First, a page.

Politically the TGP felt much greater affinity with the Soviet Union than the United States, though their work was not appreciated in the U.S.S.R, where it was deemed too subjective, and was disliked for its expressionist tendencies; its “simplifications that derive from the Cubism,” especially in Alfredo Zalce’s work, reminded them of “madhouses or nightmares with grotesque figures.” Conversely, the TGP did not appreciate Stalinist art. In an interview with Elena Poniatowska, Leopoldo Méndez said that what he really disliked (lo que sí estaba mal) in the 1939 New York Pavillion was the Soviet art. He found it stiff and academic; too much content, too little artistry. But the TGP wanted to appeal to the masses, to be utilitarian, to transmit a blunt political message. They did not want to produce “bourgeois art,” which they believed was nothing more than a commodity for those who could pay for it, which is to say “pointless trash, nonsense, art for the privileged minority” produced by ” the donkey artist that stains the canvas with its tail. Instead, they would produce art for all, arte popular. They believed realism was the best way to reach the people. They promoted national pride, agrarianism, the nationalization of oil, unionization, Jacobinism, anti-imperialism, and the struggle against the horrors of Fascism and Francoism.
When they first started working together, the TGP declared: “This workshop is born with the intention of stimulating the production of visual art that will benefit the people’s interests, and with this objective in mind will gather as many artists as possible to work on a common project, and strive for collective production. . . . All production of the members of this workshop, be it individual or be it collective, can be realized if it does not favor the reactionary forces or Fascism.” This position was similar to that of the manifesto published in 1924 in the Journal El Machete, signed by Xavier Guerrero, Diego Rivera, David Alfaro Siqueiros, and other founders of the Union of Techinical Workers, Painters and Sculputors: “Our social reality is one of transition from an archaic order to a new order. Those who create art must strive to include in their work clear ideological propaganda for the people, art armed for combat that makes people aware of their history and their civil rights. Beauty will nourish their [the people’s] sensitivity and art will preserve their rich traditions.” It was also similar to the LEAR (Revolutionary Writers and Artists League) manifesto of 1936 (signed by Juan de la Cabada) in which the members called themselves “intellectual workers focused on the struggle against fascism, imperialism and war.”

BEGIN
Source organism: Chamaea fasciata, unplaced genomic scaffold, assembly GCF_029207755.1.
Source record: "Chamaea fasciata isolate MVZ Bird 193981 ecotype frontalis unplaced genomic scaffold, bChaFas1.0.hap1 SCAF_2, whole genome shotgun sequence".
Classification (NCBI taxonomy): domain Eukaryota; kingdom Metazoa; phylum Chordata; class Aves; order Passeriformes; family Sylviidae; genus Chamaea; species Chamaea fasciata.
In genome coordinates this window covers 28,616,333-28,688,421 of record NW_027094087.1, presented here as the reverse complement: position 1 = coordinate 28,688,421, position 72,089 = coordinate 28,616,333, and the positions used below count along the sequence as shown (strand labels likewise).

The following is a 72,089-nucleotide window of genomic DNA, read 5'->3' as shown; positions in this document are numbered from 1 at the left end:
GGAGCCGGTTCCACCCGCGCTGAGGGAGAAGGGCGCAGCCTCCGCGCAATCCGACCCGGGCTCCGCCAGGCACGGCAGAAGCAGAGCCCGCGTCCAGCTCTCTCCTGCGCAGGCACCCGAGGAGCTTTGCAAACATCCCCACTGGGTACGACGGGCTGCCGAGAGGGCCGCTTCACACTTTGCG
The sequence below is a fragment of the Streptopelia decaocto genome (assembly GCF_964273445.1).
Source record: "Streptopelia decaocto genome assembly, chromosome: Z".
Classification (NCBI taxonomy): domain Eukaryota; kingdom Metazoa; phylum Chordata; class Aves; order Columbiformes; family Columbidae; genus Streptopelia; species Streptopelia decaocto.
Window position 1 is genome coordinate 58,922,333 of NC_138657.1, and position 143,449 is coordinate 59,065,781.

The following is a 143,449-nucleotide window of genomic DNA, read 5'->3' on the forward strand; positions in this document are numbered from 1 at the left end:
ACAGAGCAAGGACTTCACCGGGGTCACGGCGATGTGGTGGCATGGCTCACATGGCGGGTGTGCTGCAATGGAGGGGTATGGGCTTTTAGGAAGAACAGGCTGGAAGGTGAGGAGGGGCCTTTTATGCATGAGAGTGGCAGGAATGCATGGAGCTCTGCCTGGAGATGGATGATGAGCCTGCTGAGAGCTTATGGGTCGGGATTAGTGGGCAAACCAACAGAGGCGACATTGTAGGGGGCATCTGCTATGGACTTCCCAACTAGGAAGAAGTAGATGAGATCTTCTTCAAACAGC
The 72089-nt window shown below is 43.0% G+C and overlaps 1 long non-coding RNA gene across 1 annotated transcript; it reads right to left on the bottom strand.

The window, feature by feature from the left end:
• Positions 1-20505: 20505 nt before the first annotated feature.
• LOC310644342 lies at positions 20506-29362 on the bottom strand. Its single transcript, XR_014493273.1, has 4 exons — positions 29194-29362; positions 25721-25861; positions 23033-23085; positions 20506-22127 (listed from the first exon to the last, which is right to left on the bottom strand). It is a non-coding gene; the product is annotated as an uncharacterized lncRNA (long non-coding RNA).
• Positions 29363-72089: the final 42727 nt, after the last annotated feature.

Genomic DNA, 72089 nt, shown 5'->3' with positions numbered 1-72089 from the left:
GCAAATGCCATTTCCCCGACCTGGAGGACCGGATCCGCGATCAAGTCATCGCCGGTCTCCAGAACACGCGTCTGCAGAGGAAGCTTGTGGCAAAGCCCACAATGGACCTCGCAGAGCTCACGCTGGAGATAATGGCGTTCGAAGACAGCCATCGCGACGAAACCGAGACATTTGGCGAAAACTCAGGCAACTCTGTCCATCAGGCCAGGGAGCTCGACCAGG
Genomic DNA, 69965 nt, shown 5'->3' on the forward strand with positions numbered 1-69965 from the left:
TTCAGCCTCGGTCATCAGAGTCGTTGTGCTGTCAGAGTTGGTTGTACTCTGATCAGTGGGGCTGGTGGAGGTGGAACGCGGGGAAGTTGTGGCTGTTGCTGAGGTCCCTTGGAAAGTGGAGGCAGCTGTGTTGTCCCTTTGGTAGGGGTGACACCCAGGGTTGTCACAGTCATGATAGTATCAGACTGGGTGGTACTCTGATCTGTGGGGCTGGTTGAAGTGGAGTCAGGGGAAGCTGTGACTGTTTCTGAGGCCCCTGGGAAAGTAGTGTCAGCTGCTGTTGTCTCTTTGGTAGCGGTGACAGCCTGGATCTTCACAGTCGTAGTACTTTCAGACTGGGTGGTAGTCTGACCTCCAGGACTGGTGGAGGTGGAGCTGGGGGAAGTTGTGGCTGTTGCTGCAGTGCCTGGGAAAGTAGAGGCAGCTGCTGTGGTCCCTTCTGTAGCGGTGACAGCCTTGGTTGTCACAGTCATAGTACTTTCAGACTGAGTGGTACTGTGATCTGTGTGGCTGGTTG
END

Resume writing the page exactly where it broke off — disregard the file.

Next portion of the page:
To achieve these goals, they drew upon characters, scenes and mottoes from the Mexican Revolution, as did most of the Muralists and the PRI, for its official propaganda. Many of their prints were based on the Casasola photographic archives, which recorded Mexican life from 1900 to 1940, from the details of daily life to portraits of revolutionary leaders and anonymous fighters. From the late 1930s, this group of artists made public art: paintings, booklets, fliers, broadsides, banners and signs for demonstrations, floats for parades and anti-fascist demonstrations. Their workshop provided innumerable posters that covered the city walls and, according to Juan de la Cabada, often vanished as soon as they went up, removed by people who used them to decorate their homes.